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World-Circling Danish Radio Amateur-Cyclist Now in the US


Danish radio amateur Thomas Andersen, OZ1AA/K9DXX, has said he never wanted to think back on things that he might have done during his lifetime, but did not. That’s why he decided to follow his dream and start cycling — around the globe. He’s now in the 5th year of his journey, and he’s been meeting many hams along the way. This month he’s been working his way up the East Coast of the US, more or less following US Route 1 from Florida.

“I have been staying with hams almost every day on the trip in the US!” the 32-year-old telecommunications engineer told ARRL this week. “Absolutely amazing hospitality.” He plans to end the North American leg of his trip in St John’s, Newfoundland. “From there I will be flying back to Denmark for a 3-month break,” he explained. “Then my plan is to go to Africa and start riding home from there.”

Andersen said his bicycle adventure also stemmed from a desire to attempt something that he was not entirely sure he could finish, but it’s been an opportunity to combine his favorite activities.

“Apart from ham radio I have been interested in cycling since I was a kid,” he said on his page. “I also love to travel, so it was somewhat natural for me to combine my passions in life into a perfect match.” Andersen has been pedaling since leaving his homeland in 2010. His initial plan was to cycle southeast and end his trip in Sydney, Australia. “When I left Denmark I had enough money for 1 year of travelling (on a $20 a day budget). That was enough to get me to Australia,” he told ARRL. “I thought I had to go back home from there, but I found work in Australia — on a huge cattle station out of Alice Springs — so I could save up more money and extend my trip to the Americas as well.” He now hopes to complete his circumnavigation back home in Denmark.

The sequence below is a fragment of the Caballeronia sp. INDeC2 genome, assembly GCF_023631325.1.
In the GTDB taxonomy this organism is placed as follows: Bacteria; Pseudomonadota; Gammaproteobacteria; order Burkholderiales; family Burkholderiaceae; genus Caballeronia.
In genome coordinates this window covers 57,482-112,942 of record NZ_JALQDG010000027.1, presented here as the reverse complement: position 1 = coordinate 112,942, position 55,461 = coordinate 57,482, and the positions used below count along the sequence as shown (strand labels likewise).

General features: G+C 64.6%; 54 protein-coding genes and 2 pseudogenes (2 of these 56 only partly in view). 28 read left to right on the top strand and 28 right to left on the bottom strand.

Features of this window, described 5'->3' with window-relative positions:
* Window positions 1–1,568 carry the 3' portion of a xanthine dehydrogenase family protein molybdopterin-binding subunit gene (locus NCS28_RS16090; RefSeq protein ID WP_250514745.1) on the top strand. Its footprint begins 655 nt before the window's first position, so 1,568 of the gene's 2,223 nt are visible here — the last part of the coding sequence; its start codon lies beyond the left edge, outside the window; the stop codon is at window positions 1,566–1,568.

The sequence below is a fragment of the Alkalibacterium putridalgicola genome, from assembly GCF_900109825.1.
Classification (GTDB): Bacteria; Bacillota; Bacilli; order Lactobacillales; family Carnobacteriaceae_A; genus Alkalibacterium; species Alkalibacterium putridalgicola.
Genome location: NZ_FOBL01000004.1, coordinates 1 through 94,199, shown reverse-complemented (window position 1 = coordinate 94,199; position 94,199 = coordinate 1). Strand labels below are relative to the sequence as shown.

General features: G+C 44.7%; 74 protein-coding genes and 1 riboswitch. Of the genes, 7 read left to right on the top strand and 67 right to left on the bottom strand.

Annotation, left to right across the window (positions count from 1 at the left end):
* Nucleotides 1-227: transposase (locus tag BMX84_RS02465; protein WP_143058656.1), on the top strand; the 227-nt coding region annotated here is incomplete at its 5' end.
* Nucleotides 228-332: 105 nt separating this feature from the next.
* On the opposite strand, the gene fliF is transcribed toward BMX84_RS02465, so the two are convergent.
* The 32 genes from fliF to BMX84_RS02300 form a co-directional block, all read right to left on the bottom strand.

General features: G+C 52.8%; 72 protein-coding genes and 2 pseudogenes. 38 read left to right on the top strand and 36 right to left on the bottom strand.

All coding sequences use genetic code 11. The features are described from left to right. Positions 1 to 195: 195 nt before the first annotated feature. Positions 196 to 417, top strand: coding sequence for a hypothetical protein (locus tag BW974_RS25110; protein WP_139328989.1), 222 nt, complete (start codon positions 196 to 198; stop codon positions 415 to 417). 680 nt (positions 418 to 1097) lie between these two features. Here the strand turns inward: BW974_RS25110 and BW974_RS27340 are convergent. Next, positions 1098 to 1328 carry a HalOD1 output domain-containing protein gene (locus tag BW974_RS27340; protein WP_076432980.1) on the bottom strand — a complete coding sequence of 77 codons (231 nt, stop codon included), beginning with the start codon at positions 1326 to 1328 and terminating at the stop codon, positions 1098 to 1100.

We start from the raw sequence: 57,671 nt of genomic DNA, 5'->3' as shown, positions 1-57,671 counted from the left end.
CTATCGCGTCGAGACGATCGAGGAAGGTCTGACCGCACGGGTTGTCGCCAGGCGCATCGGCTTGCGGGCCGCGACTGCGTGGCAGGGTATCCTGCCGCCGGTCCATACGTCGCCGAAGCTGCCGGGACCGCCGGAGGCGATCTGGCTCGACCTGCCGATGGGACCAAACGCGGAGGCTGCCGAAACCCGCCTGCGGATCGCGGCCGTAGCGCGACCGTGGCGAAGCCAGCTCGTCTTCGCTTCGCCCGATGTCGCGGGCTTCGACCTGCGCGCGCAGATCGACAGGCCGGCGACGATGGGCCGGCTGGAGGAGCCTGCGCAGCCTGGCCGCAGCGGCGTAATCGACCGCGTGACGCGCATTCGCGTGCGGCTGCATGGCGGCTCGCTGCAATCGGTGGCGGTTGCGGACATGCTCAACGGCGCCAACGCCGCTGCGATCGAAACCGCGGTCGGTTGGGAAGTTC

So far, he has not been carrying along any Amateur Radio gear, because of weight concerns. “Even so, I have come to the conclusion that I would like to add a small HF rig to my setup. Having a radio in my bag simply seems worth it,” he said on QRZ. Andersen said he thinks his adventure would not have been possible without his being a radio amateur. “I can’t honestly think of any other hobby where you can show up in any town in any part of the world and be welcomed like I have been. He said his non-ham friends don’t get it, though. “[B]ut all I can tell them is: Become a ham, and you will have 1 million friends around the world as well.”

Along the way he’s met many hams, and while in Turkey he got to operate TC033TAI for the Turkish Island Award as well as TA3KM for the 2010 CQ World Wide CW contest. In Syria, however, he found himself listening to a plethora of DX signals at the YK0RJ club station, only to learn that only Syrian hams were permitted to use the station. “[O]ne of the more frustrating moments of my Amateur Radio career,” he said.

Andersen said he’s not encountered anyone who wanted to harm him. Some of the dogs he’s passed along the way are a different matter. “While I only met people with good intentions, I can’t say the same about the dogs,” he said. “They have some nasty stray dogs in Turkey, and for some reason they turn made when they see a cyclist.” He said a few of the canines snapped has his legs or his bags, but he’s never been injured.

“For me, the chance to meet new people, to make new friends, and to see and learn about their way of life is the true highlight of the trip,” Andersen concluded. “Ham radio certainly plays a big role in making that possible.”




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